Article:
Iran to Become Indonesia's Export Destination, Minister Says  

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  • Presiden Iran, Hassan Rouhani menyampaikan pidatonya terkait perundingan penghentian program nuklir di Teheran, Iran, 14 Juli 2015. Negara-negara Barat akan mencabut sanksi ekonomi terhadap Iran. Reuters

    Presiden Iran, Hassan Rouhani menyampaikan pidatonya terkait perundingan penghentian program nuklir di Teheran, Iran, 14 Juli 2015. Negara-negara Barat akan mencabut sanksi ekonomi terhadap Iran. Reuters

    TEMPO.CO, Jakarta - Coordinating Minister for Economic Affairs Sofyan Djalil said that Iran has the potential to become one of Indonesia's export market. Sofyan predicted that Iran's economic condition will  improve following the recent nuclear agreement signed between the country and P5+1 member countries (United States, United Kingdom, Germany, French, China, and Russia). "With the nulcear issue resolved, it could open [export] opportunities for Indonesia," Sofyan said on Wednesday, July 22, 2015.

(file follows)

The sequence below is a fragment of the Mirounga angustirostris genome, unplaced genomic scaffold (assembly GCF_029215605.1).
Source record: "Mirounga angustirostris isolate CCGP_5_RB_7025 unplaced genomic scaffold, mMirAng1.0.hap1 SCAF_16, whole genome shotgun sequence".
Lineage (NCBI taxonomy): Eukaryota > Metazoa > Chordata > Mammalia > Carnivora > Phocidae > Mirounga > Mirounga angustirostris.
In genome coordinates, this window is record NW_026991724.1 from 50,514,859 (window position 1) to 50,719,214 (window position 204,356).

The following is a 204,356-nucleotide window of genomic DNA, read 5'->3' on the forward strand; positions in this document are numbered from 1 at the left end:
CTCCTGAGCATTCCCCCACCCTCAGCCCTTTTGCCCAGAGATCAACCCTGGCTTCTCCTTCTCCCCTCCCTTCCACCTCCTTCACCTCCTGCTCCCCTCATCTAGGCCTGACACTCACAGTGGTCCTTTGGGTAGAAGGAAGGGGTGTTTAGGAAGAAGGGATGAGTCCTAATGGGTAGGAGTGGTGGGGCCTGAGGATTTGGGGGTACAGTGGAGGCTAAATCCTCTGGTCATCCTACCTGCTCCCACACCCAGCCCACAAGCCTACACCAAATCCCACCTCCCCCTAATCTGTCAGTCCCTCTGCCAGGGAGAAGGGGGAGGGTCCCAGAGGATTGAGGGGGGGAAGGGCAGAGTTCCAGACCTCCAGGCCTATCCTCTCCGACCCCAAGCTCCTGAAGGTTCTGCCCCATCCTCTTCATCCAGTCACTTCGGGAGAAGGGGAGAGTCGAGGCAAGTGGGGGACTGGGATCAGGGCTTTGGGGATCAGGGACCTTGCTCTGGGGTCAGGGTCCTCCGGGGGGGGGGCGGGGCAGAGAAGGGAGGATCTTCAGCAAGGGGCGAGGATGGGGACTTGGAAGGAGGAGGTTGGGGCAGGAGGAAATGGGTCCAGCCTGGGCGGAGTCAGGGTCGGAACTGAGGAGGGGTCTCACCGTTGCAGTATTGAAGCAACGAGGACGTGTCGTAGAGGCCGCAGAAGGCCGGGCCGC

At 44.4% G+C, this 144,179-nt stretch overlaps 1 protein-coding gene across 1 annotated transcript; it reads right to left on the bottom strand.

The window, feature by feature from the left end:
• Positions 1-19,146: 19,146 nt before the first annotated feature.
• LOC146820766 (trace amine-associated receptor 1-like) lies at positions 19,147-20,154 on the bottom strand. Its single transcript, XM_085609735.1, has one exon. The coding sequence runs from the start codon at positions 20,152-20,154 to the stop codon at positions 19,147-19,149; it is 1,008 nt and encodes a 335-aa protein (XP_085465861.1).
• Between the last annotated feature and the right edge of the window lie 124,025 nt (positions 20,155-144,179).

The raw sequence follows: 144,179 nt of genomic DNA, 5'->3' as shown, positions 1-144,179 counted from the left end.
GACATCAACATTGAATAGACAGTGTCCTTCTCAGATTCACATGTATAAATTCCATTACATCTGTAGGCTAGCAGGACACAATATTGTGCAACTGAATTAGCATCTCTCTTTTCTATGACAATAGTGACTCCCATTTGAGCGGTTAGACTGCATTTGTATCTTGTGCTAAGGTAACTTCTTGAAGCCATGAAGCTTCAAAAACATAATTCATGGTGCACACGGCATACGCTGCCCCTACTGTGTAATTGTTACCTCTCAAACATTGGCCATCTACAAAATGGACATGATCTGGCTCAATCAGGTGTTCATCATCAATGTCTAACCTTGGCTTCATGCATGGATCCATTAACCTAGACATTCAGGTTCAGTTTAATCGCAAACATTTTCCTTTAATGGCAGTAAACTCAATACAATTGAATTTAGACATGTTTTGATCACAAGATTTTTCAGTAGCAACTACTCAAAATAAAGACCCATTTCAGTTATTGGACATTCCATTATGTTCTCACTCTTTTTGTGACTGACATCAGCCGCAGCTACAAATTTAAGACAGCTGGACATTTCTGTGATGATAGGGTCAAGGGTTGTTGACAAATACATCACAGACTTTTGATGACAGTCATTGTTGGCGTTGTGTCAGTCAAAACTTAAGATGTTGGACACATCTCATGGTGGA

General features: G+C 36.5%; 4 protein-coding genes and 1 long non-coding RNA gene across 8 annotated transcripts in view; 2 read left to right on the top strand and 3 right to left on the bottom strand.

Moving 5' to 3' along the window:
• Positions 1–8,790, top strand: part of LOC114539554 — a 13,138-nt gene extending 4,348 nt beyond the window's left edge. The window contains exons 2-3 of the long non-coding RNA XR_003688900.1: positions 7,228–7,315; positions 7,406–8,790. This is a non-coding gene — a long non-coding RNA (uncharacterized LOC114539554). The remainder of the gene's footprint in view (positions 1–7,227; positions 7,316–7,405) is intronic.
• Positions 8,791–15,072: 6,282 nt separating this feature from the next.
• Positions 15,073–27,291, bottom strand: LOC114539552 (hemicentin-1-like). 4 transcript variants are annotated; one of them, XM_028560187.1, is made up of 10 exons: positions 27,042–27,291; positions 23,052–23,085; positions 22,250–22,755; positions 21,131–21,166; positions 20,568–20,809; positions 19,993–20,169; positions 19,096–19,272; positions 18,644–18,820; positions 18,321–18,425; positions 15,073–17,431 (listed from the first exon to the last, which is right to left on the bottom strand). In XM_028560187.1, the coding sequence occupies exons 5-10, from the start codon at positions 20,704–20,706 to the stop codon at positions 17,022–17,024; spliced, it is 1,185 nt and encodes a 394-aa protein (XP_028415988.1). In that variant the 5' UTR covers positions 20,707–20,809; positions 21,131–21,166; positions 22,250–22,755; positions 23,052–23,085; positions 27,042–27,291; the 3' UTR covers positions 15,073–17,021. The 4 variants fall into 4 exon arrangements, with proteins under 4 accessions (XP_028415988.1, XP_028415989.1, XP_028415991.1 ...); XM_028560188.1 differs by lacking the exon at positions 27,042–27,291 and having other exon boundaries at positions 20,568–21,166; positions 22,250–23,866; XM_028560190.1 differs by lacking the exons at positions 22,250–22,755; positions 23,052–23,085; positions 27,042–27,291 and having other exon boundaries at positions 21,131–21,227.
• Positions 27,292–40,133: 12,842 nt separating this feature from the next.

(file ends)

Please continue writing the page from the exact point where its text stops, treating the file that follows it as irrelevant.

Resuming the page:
Sofyan said that in the 2011-2012 period, Indonesia's export value to Iran had reached US$2 billion in total. However, the number decreases sharply in 2015 to US$400 million. Sofyan added that the government is currently attempting to revive its economic partnership with Iran. In the future, Sofyan said, Iran could be one of Indonesia’s main export destinations along with the United States, China, and Japan.

    With Iran's nuclear issue resolved, the economic embargo enforced against the country will soon be lifted. Many predicted that following the termination of the embargo, Iran's oil will flood the global market, causing a decrease on global oil prices.

    Sofyan asserted that increasing global oil supply caused by the lifting of the embargo will generate both positive and negative impact towards the Indonesian economy. The Minister said that increasing oil supply will lower prices and subsequently reduce fuel prices in Indonesia. "Fuel can get cheaper. The public will have less [financial] burden," Sofyan said.

    However, on the other hand, lower prices will put pressure on Indonesian oil export, which could result in decreased state revenue.

    ADITYA BUDIMAN